m. c. de marco: To invent new life and new civilizations...

Choose Your Own Whazzit?

In a recent post, I mentioned hyperfiction Discord servers. Sadly for me, they, like Discord itself, are very game-focused. I had a passing thought about making one that was more focused on the sorts of hyperfiction that can occur in paper books made from dead trees, regardless of whether any trees were killed in the process.

As usual, my first thought was how to title it. One nice but taken term for CYOA is “decision fiction”; this one has been taken by a new, as-yet-unlaunched IF platform that so far is just a Twitter feed, and, oddly, an upcoming free online conference .

For one brief shining moment the obvious title seemed to be CYOA. Unfortunately, sometime since the original publication of the acronomynous books (but possibly before my hyperfiction thesaurus), a new, incomprehensible genre has grown up that, while intentionally using the acronym for Choose Your Own Adventure books, has absolutely nothing to do with them.

Since for most people CYOA means the books and their genre, it’s harder to find a definition of the new, non-CYOA CYOA:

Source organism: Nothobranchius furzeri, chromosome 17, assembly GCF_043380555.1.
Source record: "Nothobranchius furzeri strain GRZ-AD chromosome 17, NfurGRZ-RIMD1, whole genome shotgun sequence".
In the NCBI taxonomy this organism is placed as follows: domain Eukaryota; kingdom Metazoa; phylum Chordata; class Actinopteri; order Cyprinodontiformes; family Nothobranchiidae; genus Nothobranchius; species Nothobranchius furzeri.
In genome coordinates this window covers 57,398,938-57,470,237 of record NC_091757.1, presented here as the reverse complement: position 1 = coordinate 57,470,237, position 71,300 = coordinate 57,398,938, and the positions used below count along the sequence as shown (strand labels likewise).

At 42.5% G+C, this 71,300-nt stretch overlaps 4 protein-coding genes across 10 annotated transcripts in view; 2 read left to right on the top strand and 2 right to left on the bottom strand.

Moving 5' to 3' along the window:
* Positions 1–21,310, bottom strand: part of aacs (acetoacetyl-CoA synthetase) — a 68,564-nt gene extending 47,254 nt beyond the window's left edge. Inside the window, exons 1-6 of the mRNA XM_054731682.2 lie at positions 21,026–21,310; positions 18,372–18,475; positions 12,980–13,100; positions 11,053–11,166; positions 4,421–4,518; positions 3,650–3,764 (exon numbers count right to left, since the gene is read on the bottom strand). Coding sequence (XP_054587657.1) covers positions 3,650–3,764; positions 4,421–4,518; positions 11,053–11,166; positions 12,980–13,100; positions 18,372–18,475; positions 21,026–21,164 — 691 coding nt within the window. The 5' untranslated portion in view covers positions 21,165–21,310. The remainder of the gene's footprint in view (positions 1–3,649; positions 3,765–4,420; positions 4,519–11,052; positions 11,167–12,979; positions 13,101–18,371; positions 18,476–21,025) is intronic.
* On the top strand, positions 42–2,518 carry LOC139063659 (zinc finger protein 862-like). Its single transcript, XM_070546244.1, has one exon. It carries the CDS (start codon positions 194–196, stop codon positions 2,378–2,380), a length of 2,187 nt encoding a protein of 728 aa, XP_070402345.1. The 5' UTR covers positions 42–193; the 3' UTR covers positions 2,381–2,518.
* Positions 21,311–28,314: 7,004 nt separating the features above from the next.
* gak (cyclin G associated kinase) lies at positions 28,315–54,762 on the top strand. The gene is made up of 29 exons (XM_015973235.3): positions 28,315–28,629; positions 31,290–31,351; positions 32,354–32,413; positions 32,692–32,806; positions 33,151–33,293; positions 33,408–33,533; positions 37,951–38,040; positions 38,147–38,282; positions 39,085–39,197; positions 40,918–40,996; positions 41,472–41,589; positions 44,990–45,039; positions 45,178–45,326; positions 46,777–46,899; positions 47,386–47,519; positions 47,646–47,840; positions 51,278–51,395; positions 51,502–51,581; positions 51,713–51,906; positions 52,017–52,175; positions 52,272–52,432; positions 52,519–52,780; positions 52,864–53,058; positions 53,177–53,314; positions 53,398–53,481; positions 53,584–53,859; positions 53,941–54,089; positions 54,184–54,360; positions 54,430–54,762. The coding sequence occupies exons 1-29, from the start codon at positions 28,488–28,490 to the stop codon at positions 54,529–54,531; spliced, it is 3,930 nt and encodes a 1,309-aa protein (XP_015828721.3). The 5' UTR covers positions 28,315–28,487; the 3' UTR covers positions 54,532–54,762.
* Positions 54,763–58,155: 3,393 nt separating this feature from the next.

When mentioned on 4chan, these are images that describe varied scenarios with a common theme, intended to spark discussion about the choices you would make as you describe why you feel one of the offered choices is better than the others.

It’s like that question “would you rather fight a horse-sized duck, or a flock of duck-sized horses?” except you have a dozen choices and they’re all awesome.

So these things are exactly the opposite of a CYOA: there is no plot and there are no choices; it’s more of a multiple choice test (or in some cases, a shopping trip in which you have a certain budget of choices to spend) than a decision tree.

Even given the complete lack of plot and the desire for simultaneous display of the choices in the new CYOA, the most disturbing part of the entire genre is how these “CYOAs” are manually put together into huge images instead of generated with some useful piece of software. (There is some software out there for the purpose, but it, like the genre itself, is so obscure I can’t find it again now that I’m blogging about it.)